Preiser - LV

Leo Slezak (Arias and duets of Auber, Rossini, Halévy, Meyerbeer, Wagner, Verdi, Gounod, Goldmark). Songs

Preiser - LV

Unforgettable Leo Slezak (Unvergesslicher Leo Slezak). Songs of Schubert, Schumann, Loewe, Hildach and nine popular songs

Preiser - CO

Les Introuvables du Chant Verdien


The Four Minunte Cylinder - Part I


Richard Wagner on Record


Songs of Franz Schubert in Historical Recordings


Carl Loewe - Recordings from 1902 - 1970


Famous Tenors of the Past


Immortal Voices of the Vienna State Opera


34 “Di Quella Pira” from Il Trovatore (Verdi)


Mike Richter’s Opera Page: The Record of Singing Vol. 3



As Otello


Emmy Destinn and Leo Slezak in “Die Zauberflöte”, Met 1912


In the title role of Offenbach’s operetta “Barbe-bleue”, Berlin 1929


Leo Slezak was one of the most celebrated tenors at the Vienna Court Opera. Like many singers of his time, he was not limited to a particular set of roles. Today we would need at least three different singers to cover the range of Slezak’s repertoire!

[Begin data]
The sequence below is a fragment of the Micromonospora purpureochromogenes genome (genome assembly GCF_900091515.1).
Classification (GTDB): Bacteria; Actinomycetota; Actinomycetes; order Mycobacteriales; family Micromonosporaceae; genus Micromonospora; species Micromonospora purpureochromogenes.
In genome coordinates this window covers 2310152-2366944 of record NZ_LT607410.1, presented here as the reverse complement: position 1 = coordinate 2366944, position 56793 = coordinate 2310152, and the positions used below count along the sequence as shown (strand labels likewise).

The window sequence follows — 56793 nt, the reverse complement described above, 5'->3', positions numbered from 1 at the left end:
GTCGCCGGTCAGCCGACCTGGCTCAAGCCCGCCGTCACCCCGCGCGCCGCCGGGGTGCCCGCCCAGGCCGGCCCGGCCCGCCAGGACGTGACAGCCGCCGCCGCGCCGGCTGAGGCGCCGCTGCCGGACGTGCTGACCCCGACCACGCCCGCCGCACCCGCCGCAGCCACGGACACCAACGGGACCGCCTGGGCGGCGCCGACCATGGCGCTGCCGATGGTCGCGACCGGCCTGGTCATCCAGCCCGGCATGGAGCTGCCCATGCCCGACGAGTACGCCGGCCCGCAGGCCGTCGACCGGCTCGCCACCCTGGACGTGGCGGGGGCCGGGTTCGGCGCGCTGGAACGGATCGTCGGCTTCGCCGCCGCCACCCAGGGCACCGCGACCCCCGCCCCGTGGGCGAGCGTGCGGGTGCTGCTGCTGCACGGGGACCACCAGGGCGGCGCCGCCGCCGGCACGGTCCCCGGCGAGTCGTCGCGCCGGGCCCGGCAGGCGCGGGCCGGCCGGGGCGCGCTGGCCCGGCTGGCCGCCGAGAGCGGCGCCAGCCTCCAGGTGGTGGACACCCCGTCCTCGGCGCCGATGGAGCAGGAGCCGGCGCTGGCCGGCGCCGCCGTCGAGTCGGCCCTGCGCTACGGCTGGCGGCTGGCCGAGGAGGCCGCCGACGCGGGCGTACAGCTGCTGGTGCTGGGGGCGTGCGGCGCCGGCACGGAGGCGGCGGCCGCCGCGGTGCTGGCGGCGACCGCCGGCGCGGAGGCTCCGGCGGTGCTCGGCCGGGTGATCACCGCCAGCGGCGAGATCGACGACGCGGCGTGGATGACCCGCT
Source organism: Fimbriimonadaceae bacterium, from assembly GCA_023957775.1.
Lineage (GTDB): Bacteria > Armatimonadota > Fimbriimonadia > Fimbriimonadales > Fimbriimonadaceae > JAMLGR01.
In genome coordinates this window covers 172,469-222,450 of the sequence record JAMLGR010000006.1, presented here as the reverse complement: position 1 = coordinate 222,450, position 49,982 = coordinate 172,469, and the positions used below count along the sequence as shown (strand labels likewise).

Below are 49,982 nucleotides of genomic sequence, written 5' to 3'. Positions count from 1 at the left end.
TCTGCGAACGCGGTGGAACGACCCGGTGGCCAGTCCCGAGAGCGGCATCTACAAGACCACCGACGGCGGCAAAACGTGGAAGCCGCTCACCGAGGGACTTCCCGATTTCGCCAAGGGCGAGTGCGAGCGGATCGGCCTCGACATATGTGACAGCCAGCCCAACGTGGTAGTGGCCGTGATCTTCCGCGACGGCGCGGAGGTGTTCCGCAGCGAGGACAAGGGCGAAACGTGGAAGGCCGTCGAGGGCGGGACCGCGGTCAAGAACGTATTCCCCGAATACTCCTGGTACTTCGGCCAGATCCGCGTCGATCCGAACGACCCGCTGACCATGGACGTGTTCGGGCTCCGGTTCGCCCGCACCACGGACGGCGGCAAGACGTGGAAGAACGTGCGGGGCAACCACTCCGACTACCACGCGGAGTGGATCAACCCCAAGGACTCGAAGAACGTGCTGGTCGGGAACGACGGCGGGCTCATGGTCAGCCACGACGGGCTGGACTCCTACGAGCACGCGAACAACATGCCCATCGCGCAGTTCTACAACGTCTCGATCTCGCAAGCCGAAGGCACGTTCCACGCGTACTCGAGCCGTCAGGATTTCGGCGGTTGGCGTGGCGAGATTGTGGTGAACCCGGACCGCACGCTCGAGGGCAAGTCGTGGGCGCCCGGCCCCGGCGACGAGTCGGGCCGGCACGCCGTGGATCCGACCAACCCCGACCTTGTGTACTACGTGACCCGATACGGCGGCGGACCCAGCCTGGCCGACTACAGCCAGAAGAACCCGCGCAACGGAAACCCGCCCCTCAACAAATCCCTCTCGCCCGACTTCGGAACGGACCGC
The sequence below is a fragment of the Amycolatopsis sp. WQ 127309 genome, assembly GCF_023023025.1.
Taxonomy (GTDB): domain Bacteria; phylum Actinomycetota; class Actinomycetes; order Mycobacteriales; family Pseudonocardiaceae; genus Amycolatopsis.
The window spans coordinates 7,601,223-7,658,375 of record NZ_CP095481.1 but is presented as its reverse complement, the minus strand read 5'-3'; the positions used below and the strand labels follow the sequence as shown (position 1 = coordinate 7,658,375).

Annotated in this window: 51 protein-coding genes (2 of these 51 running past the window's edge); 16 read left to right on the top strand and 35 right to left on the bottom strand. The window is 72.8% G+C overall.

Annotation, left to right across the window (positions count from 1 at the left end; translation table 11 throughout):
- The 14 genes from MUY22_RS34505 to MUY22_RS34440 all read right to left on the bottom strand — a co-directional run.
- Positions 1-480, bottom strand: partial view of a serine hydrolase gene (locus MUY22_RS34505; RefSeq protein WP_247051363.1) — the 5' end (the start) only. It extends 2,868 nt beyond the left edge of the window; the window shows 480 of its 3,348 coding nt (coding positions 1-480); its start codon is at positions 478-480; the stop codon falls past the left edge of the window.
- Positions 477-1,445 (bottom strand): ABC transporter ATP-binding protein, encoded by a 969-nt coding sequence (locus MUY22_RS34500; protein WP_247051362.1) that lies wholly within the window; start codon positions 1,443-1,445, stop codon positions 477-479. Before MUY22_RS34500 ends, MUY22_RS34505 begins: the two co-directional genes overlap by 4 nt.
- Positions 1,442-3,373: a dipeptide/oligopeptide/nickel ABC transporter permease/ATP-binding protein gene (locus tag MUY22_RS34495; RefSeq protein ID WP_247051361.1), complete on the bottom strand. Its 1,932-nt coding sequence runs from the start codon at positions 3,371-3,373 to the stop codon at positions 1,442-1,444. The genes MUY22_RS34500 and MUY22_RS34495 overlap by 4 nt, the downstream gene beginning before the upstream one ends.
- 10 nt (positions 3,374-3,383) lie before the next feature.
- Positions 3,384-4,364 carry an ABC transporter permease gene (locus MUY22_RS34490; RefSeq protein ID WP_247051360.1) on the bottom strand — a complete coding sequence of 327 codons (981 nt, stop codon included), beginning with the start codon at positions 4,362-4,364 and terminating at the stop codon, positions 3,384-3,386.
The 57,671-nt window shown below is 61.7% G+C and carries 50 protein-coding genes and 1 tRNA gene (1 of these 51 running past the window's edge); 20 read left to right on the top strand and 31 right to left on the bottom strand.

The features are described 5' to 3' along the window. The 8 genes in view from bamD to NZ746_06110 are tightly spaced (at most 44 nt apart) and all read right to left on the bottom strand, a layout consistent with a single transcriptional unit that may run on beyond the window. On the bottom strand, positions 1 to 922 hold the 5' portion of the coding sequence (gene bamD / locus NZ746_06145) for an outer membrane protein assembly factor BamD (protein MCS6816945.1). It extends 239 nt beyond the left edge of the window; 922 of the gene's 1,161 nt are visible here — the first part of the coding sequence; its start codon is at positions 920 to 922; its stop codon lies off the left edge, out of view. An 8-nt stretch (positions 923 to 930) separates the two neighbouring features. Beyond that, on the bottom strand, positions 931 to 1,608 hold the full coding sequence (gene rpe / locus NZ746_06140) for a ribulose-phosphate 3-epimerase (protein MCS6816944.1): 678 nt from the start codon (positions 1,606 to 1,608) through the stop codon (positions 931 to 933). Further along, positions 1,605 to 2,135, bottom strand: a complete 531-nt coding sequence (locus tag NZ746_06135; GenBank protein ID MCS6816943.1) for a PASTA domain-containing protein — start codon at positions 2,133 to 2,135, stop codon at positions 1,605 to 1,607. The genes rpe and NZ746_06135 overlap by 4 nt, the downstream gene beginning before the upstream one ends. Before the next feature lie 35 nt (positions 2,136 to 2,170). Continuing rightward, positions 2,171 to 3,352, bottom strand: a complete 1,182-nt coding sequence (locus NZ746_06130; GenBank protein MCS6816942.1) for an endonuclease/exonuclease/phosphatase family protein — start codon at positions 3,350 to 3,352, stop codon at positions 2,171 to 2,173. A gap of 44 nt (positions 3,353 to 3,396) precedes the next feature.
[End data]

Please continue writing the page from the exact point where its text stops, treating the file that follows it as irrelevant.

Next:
Only a few months after his first appearance in Vienna his career as a recording artist began. He recorded more than 450 sides from 1901 until 1937. His voice can be described as a lyric-dramatic tenor (he sang the heavier parts such as Siegmund and Siegfried only occansionally), characterized by a remarkable mezza voce and a wonderful head register. His voice was very well suited to the early recording equipment. However, it is not an easy task for sound-engineers to capture his voice at a correct pitch.